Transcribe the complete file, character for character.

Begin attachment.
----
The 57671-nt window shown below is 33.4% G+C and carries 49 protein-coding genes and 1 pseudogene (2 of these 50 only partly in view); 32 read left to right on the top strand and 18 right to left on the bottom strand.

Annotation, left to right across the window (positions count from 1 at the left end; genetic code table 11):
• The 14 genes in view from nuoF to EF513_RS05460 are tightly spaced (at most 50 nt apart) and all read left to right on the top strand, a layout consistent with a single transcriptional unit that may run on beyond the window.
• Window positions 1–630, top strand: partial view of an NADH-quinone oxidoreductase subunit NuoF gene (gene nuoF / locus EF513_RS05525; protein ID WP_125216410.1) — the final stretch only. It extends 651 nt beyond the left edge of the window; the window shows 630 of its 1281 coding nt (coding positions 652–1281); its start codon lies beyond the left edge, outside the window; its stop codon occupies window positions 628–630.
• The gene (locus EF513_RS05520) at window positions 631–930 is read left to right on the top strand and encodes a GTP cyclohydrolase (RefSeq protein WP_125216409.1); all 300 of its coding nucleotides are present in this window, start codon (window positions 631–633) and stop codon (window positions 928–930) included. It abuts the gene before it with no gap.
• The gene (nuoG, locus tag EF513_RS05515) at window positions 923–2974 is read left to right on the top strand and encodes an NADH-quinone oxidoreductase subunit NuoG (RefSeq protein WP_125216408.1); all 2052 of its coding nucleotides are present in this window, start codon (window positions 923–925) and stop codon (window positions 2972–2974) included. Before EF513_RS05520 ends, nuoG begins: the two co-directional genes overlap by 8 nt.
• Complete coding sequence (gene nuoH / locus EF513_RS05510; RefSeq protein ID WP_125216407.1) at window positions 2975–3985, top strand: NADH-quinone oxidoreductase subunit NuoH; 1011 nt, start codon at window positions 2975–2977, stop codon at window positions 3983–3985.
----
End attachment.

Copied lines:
The 57671-nt window shown below is 33.4% G+C and carries 49 protein-coding genes and 1 pseudogene (2 of these 50 only partly in view); 32 read left to right on the top strand and 18 right to left on the bottom strand.

Annotation, left to right across the window (positions count from 1 at the left end; genetic code table 11):
• The 14 genes in view from nuoF to EF513_RS05460 are tightly spaced (at most 50 nt apart) and all read left to right on the top strand, a layout consistent with a single transcriptional unit that may run on beyond the window.
• Window positions 1–630, top strand: partial view of an NADH-quinone oxidoreductase subunit NuoF gene (gene nuoF / locus EF513_RS05525; protein ID WP_125216410.1) — the final stretch only. It extends 651 nt beyond the left edge of the window; the window shows 630 of its 1281 coding nt (coding positions 652–1281); its start codon lies beyond the left edge, outside the window; its stop codon occupies window positions 628–630.
• The gene (locus EF513_RS05520) at window positions 631–930 is read left to right on the top strand and encodes a GTP cyclohydrolase (RefSeq protein WP_125216409.1); all 300 of its coding nucleotides are present in this window, start codon (window positions 631–633) and stop codon (window positions 928–930) included. It abuts the gene before it with no gap.
• The gene (nuoG, locus tag EF513_RS05515) at window positions 923–2974 is read left to right on the top strand and encodes an NADH-quinone oxidoreductase subunit NuoG (RefSeq protein WP_125216408.1); all 2052 of its coding nucleotides are present in this window, start codon (window positions 923–925) and stop codon (window positions 2972–2974) included. Before EF513_RS05520 ends, nuoG begins: the two co-directional genes overlap by 8 nt.
• Complete coding sequence (gene nuoH / locus EF513_RS05510; RefSeq protein ID WP_125216407.1) at window positions 2975–3985, top strand: NADH-quinone oxidoreductase subunit NuoH; 1011 nt, start codon at window positions 2975–2977, stop codon at window positions 3983–3985.